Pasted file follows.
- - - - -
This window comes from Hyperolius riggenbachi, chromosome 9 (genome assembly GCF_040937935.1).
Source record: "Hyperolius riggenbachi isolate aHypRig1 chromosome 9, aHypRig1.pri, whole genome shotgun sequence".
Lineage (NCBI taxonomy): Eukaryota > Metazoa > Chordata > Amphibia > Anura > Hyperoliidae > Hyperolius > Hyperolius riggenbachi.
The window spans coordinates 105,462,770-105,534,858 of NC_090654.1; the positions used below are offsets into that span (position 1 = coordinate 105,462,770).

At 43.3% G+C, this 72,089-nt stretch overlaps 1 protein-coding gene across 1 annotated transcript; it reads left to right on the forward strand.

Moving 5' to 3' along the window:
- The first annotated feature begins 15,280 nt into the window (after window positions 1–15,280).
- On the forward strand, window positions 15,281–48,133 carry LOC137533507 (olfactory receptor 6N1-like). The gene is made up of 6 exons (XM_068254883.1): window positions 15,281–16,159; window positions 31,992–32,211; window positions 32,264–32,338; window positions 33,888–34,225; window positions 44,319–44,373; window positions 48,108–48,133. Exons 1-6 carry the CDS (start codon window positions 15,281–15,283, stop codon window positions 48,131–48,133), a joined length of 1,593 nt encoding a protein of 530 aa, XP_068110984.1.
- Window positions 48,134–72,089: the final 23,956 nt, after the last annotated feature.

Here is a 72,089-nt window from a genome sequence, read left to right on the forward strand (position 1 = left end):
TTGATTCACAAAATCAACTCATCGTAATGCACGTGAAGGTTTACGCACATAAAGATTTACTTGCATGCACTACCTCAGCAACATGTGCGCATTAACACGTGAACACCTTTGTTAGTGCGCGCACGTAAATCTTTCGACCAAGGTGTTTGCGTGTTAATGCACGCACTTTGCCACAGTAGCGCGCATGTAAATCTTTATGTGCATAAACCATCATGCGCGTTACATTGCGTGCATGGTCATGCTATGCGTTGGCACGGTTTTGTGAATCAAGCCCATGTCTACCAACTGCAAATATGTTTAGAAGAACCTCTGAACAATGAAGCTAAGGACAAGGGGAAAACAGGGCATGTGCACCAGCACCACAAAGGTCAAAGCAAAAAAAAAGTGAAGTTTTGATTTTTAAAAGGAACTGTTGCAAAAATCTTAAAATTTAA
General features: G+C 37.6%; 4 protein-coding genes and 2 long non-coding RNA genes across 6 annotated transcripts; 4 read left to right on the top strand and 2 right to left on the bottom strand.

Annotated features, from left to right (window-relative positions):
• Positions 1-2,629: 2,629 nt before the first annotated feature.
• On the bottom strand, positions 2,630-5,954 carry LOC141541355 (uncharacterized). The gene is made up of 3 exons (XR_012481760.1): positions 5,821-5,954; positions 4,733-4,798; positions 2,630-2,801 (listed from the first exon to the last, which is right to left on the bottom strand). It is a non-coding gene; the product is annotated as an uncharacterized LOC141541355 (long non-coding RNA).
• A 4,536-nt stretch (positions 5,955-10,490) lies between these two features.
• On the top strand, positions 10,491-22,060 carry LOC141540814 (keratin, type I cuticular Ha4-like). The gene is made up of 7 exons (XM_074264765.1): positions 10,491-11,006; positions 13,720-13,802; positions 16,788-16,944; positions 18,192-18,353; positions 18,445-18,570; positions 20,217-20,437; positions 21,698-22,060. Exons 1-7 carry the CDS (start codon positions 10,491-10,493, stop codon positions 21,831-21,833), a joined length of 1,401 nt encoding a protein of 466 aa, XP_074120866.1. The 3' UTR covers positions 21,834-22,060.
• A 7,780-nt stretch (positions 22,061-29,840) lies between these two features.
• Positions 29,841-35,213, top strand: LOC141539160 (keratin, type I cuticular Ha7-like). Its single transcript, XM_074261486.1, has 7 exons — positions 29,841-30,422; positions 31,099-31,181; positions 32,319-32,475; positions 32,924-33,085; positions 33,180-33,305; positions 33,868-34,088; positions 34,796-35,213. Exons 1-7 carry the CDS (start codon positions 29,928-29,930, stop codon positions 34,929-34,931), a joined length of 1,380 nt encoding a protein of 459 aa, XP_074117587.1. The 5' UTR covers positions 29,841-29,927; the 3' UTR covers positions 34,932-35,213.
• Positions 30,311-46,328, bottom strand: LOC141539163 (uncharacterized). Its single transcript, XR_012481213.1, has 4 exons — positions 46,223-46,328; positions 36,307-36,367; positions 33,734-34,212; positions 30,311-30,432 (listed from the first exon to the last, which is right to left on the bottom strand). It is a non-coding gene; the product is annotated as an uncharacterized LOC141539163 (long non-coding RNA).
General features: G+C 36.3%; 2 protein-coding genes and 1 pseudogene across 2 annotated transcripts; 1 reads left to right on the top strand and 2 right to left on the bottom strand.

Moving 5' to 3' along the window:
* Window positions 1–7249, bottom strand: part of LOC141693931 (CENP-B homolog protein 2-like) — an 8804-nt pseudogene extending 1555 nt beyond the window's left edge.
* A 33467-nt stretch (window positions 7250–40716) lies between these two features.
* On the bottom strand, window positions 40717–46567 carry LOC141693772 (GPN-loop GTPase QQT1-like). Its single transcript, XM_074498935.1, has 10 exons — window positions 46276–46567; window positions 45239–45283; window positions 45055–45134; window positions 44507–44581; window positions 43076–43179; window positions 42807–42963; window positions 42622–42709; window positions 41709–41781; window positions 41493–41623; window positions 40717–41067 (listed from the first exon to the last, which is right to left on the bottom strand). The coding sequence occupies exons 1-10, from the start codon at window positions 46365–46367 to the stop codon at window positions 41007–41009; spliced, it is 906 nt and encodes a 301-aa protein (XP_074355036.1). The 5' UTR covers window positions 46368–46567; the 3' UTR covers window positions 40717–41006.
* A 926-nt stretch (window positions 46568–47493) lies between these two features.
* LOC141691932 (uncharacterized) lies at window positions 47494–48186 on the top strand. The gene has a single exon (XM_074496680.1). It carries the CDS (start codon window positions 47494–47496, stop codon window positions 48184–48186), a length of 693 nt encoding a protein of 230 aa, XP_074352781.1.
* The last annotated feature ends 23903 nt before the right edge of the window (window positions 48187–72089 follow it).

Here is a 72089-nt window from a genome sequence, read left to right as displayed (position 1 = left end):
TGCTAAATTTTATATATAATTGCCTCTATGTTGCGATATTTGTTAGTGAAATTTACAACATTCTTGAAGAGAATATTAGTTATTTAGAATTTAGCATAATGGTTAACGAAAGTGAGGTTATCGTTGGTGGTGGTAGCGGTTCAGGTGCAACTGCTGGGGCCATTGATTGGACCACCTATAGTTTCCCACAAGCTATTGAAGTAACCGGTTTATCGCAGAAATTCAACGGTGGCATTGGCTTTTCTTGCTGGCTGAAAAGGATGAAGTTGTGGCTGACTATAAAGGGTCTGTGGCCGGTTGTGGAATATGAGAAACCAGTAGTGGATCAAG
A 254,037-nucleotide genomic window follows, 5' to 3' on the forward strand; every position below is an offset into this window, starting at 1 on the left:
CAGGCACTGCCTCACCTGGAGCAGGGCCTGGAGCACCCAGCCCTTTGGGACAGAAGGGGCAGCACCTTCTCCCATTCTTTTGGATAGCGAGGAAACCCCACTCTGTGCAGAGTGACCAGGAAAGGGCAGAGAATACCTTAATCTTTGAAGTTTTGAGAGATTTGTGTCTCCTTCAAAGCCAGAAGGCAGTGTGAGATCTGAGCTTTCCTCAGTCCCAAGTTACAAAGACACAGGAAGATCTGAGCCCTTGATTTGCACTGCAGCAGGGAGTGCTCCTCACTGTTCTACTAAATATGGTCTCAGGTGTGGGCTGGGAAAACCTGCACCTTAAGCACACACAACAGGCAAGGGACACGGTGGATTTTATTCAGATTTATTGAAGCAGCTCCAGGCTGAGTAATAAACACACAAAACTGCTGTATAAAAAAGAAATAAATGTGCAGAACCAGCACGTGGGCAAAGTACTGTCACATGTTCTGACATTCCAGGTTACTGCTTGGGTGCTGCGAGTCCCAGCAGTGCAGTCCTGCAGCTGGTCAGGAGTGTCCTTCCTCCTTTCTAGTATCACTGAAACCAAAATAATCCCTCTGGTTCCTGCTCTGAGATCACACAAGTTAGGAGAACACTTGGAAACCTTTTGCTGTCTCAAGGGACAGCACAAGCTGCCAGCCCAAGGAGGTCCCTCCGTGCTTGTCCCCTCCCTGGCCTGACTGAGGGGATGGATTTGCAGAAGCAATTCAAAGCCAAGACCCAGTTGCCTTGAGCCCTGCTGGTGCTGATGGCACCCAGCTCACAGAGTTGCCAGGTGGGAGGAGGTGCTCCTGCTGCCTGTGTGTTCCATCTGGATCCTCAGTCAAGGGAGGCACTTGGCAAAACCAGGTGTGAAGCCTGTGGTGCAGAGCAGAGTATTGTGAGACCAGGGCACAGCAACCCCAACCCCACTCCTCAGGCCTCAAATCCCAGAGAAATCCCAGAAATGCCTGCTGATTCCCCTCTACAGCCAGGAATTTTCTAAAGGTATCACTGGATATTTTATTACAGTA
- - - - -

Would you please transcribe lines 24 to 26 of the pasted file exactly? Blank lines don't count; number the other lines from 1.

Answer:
* A 33467-nt stretch (window positions 7250–40716) lies between these two features.
* On the bottom strand, window positions 40717–46567 carry LOC141693772 (GPN-loop GTPase QQT1-like). Its single transcript, XM_074498935.1, has 10 exons — window positions 46276–46567; window positions 45239–45283; window positions 45055–45134; window positions 44507–44581; window positions 43076–43179; window positions 42807–42963; window positions 42622–42709; window positions 41709–41781; window positions 41493–41623; window positions 40717–41067 (listed from the first exon to the last, which is right to left on the bottom strand). The coding sequence occupies exons 1-10, from the start codon at window positions 46365–46367 to the stop codon at window positions 41007–41009; spliced, it is 906 nt and encodes a 301-aa protein (XP_074355036.1). The 5' UTR covers window positions 46368–46567; the 3' UTR covers window positions 40717–41006.
* A 926-nt stretch (window positions 46568–47493) lies between these two features.